Case Presentation: 57-year-old female patient with no significant past medical history presented to the ER with a chief complaint of progressive dyspnea and lower extremity weakness for the past 3 months. Oxygen saturation was 87% on room air. Physical exam revealed bilateral crackles on lung auscultation. Bilateral lower extremities (BLE) had 3/5 strength with a proximal, symmetric pattern of weakness. Labs revealed creatinine of 1.7 mg/dl with unknown baseline, ESR 65 mm, CRP 2.1 mg/dL. Urine analysis showed myoglobinuria and Creatine Kinase (CPK) was 11,000 mcg/L. COVID-19 PCR, D-dimer and respiratory viral panel were unremarkable. Chest X-ray revealed bibasilar interstitial infiltrates. High-Resolution CT (HRCT) scan of the chest showed symmetric peripheral extensive bilateral ground-glass opacities more predominant at the bases. MRI of the BLE showed increased signal uptake in thigh musculature concerning for myositis. In addition to supportive care, the patient was started on prednisone at 60 mg daily. Muscle biopsy from right anterior thigh revealed lymphocyte and macrophage invasion of the muscle. Autoimmune workup was significant for positive Anti-PL7 antibody. The patient was diagnosed with AS as per the Connors et. al criteria. By day 10, the patient had significant improvement in weakness and dyspnea and was eventually discharged with outpatient follow-up and referral for age-appropriate cancer screening.

Discussion: Antisynthetase syndrome (AS) is a rare multisystem autoimmune disease clinically manifested most often by interstitial lung disease (ILD), myositis, and arthritis. ILD is one of the most common clinical features and a major contributor to morbidity and mortality in AS. Manifestations of AS range from myositis, ILD, and non-erosive arthritis to other features such as fever, Raynaud’s phenomenon and mechanics’ hands. For diagnosis, Connors et. al proposed that patients must have the presence of a tRNA synthetase antibody (Anti-Jo-1, PL-7, PL-12, KS, EJ, Zo, OJ, YRS) plus one of the classical clinical features mentioned above. In 15-30% of AS patients, ILD can be the presenting disease manifestation. HRCT is critical in diagnosis and follow-up of AS and invasive testing such as bronchoscopy or biopsy is typically not required to make the diagnosis. Pulmonary hypertension has also been reported making the prognosis even worse. Myositis typically manifests as progressive muscle weakness affecting proximal muscle groups; rhabdomyolysis although uncommon can be associated with AS. Arthritis is more common in patients with Anti-Jo1 positive AS and typically tends to be symmetric, polyarticular and non-erosive. Anti-PL7, anti-PL12, and anti-EJ most commonly present with ILD and can later develop myositis. Glucocorticoids and immunosuppressants such as methotrexate, mycophenolate mofetil and azathioprine, either alone or combined and in severe refractory forms rituximab has shown to improve outcomes. Our patient presented with ILD and rhabdomyolysis in the setting of myositis and ultimately got diagnosed with AS.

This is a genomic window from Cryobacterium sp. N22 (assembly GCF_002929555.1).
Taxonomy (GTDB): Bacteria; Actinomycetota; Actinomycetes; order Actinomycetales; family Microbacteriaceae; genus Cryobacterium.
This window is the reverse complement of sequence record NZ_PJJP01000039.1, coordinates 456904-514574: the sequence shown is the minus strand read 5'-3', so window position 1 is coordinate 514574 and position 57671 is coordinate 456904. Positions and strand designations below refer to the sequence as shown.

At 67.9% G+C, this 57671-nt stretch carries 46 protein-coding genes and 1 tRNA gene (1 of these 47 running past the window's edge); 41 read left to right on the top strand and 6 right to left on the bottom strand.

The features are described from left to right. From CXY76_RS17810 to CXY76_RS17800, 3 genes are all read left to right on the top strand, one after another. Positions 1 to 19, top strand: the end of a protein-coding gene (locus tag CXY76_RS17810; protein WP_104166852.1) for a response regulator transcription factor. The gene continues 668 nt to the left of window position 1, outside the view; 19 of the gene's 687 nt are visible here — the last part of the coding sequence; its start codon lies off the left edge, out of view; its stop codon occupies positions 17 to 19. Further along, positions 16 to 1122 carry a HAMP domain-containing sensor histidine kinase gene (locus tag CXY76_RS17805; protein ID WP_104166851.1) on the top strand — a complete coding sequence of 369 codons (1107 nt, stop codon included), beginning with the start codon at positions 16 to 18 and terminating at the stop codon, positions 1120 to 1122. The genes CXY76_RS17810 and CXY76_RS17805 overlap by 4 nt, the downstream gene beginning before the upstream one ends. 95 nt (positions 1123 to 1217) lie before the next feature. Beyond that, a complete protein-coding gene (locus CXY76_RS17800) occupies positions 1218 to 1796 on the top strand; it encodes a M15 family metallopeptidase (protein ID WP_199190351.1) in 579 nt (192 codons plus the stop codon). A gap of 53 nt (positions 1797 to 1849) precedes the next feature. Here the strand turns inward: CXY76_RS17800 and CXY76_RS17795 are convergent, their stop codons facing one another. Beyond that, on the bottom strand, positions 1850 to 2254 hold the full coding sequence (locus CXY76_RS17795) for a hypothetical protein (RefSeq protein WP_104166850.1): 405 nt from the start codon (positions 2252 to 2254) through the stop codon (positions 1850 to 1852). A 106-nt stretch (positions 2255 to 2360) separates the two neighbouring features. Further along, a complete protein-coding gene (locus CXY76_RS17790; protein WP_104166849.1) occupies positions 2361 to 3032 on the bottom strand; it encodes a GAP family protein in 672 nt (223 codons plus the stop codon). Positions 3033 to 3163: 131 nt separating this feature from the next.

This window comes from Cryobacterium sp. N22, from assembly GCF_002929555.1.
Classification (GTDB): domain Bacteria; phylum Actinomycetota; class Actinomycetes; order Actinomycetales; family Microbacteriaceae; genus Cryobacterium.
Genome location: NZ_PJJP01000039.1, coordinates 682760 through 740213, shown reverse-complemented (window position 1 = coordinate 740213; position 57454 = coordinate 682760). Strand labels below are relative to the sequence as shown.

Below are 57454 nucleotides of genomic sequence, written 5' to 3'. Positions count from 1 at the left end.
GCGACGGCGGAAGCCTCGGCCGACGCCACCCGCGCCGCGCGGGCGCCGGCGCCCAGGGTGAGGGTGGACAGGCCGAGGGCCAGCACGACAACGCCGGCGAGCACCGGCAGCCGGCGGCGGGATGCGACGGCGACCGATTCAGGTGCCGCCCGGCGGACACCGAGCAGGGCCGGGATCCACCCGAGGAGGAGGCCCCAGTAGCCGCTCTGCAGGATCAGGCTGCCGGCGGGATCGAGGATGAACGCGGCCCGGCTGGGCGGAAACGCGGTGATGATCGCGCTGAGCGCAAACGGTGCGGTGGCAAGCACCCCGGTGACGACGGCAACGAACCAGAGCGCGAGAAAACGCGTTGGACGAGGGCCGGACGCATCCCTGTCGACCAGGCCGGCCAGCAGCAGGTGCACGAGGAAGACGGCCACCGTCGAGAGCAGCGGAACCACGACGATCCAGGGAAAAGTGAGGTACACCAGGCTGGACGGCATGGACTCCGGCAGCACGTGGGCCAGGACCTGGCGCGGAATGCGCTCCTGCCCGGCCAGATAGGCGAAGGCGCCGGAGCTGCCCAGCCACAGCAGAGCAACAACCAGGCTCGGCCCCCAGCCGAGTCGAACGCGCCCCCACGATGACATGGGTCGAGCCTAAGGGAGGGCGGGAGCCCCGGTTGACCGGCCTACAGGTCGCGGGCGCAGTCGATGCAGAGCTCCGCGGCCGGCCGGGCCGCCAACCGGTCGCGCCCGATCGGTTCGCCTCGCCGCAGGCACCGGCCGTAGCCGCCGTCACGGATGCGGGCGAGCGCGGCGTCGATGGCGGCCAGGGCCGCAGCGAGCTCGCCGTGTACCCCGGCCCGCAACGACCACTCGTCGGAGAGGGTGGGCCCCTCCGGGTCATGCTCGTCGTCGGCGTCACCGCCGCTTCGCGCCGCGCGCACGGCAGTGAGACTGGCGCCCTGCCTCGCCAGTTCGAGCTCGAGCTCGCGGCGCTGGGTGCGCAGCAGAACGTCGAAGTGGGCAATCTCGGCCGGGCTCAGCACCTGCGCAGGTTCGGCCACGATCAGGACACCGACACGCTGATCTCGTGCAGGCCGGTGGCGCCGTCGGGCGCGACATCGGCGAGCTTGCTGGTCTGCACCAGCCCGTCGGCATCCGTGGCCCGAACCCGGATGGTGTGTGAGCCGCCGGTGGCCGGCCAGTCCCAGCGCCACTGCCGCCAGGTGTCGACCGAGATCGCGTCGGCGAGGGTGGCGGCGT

Conclusions: A high level of suspicion for AS is warranted in patients with unexplained ILD even in absence of other classical features. AS is often an underdiagnosed and potentially treatable etiology of ILD. A comprehensive autoimmune workup and multidisciplinary approach are important as early treatment can improve outcomes and survival in an otherwise poor prognostic disease.

IMAGE 1: Figure 1 (A,B) – Bilateral ground-glass opacification with lower and peribronchovascular predominance.

IMAGE 2: Figure 2 – Muscle biopsy revealing focal nuclear clumps with macrophage, lymphocyte infiltration and small basophilic fibers suggesting inflammatory and phagocytic changes